• A61B2017/00398Details of actuation of instruments, e.g. relations between pushing buttons, or the like, and activation of the tool, working tip, or the like using powered actuators, e.g. stepper motors, solenoids
    • AHUMAN NECESSITIES
    • A61MEDICAL OR VETERINARY SCIENCE; HYGIENE
    • A61BDIAGNOSIS; SURGERY; IDENTIFICATION
    • A61B50/00Containers, covers, furniture or holders specially adapted for surgical or diagnostic appliances or instruments, e.g. sterile covers
    • A61B2050/005Containers, covers, furniture or holders specially adapted for surgical or diagnostic appliances or instruments, e.g. sterile covers with a lid or cover
    • A61B2050/0051Containers, covers, furniture or holders specially adapted for surgical or diagnostic appliances or instruments, e.g. sterile covers with a lid or cover closable by rotation
    • A61B2050/0057Containers, covers, furniture or holders specially adapted for surgical or diagnostic appliances or instruments, e.g. sterile covers with a lid or cover closable by rotation about a transverse axis in the lid plane

Abstract

A closure for a waste receptacle is provided. The closure comprises a moveable component mounted to the closure for movement between a closed position, wherein the moveable component prohibits waste from entering the waste receptacle and an open position wherein the moveable component facilitates the entry of waste into the waste receptacle. A motor is coupled to the moveable component and configured to move the moveable component between the open position and the closed position. A sensor is adapted to transmit a signal when waste is proximal or contacting the closure, wherein the sensor communicates with the motor to move the moveable component between the open position and the closed position to deposit the waste into the waste receptacle.

Description

FIELD OF THE INVENTION

The present invention relates to a medical waste disposal container and more particularly to an automated medical waste disposal container requiring minimal user contact.

BACKGROUND OF THE INVENTION

In hospitals, clinics, and similar medical institutions, contamination continues to be of utmost concern. The prevention of the spread of communicable diseases is a major priority; therefore, disposable, single-use, patient care products have become prevalent. Such items are contaminated, once used, and can readily transmit disease. These items include such devices as hypodermic needles, intravenous needles, razors, scalpel blades, or other sharps—all of which are required to be disposed of at their point of usage under current guidelines of the United States Centers for Disease Control.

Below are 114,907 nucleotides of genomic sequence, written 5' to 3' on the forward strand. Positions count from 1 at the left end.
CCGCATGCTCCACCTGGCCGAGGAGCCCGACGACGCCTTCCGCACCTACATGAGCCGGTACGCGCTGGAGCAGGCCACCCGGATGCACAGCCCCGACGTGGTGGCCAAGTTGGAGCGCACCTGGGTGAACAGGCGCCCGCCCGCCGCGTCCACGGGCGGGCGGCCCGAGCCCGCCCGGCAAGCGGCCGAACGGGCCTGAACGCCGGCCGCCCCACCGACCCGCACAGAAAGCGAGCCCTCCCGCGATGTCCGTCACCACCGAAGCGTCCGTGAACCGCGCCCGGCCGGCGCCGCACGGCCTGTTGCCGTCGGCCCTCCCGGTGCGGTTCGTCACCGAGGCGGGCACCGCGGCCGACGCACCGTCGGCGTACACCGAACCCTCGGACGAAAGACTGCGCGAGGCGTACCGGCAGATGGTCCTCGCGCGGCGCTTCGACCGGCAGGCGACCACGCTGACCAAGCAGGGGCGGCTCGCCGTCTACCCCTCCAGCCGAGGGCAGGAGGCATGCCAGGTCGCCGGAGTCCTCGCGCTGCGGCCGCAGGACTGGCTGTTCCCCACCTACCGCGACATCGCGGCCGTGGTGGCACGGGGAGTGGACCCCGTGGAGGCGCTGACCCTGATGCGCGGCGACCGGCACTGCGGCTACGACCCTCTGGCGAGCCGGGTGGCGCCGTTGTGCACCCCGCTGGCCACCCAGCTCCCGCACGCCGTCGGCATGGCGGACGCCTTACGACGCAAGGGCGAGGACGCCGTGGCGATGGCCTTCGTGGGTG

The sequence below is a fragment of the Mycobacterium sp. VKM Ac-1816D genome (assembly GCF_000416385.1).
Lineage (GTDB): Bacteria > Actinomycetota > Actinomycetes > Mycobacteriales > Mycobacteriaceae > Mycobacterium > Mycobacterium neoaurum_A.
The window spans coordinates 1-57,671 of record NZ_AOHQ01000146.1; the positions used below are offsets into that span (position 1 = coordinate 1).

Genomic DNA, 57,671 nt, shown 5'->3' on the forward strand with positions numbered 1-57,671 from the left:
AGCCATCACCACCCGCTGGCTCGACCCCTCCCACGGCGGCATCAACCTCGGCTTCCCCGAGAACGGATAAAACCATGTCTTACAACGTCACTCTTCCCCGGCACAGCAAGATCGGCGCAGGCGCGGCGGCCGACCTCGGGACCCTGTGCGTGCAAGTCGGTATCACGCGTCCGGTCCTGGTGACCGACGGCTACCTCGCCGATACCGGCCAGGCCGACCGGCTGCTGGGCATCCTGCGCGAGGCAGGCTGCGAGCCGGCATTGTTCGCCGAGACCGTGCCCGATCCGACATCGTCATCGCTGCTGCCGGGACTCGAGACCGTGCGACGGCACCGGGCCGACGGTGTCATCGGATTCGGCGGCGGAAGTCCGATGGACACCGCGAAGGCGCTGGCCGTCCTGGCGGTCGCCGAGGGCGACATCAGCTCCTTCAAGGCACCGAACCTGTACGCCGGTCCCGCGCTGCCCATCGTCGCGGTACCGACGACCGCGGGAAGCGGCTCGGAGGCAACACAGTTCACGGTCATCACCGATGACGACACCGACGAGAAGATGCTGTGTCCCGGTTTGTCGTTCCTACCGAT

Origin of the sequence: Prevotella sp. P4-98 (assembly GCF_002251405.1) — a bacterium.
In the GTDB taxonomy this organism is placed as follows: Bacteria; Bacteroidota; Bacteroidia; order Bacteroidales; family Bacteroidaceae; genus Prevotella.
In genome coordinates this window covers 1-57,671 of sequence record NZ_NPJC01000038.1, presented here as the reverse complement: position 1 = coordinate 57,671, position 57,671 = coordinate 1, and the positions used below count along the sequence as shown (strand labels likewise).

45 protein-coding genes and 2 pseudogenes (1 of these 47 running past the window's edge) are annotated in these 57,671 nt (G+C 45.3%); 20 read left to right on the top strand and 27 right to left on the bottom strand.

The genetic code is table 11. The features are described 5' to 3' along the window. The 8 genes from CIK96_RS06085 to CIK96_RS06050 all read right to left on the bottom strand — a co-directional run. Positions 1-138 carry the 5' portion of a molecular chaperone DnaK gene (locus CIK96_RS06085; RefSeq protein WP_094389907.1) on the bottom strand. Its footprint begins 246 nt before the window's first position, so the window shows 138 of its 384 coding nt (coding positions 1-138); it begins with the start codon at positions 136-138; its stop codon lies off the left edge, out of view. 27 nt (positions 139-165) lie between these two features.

Various disposal containers for medical wastes have been proposed for the purpose of accepting medical waste, storing medical waste, and preventing an individual from gaining access to contaminated items once the waste has been deposited into the container, and many such disposal containers go far to accomplish this purpose. One such container is illustrated in U.S. Patent Application No. 2003/0213714 to Moats et al., which is incorporated herein by reference in its entirety.

Nevertheless, there continues to be a need to further develop and improve medical waste disposal systems in the interests of safety, hygiene and convenience.

SUMMARY OF THE INVENTION

According to one aspect of the invention, a closure for a waste receptacle is provided. The closure comprises a moveable component mounted to the closure for movement between a closed position, wherein the moveable component prohibits waste from entering the waste receptacle, and an open position wherein the moveable component facilitates the entry of waste into the waste receptacle. A motor is coupled to the moveable component and configured to move the moveable component between the open position and the closed position. A sensor is adapted to transmit a signal when waste is proximal or contacting the closure. The sensor communicates with the motor to move the moveable component between the open position and the closed position to deposit the waste into the waste receptacle.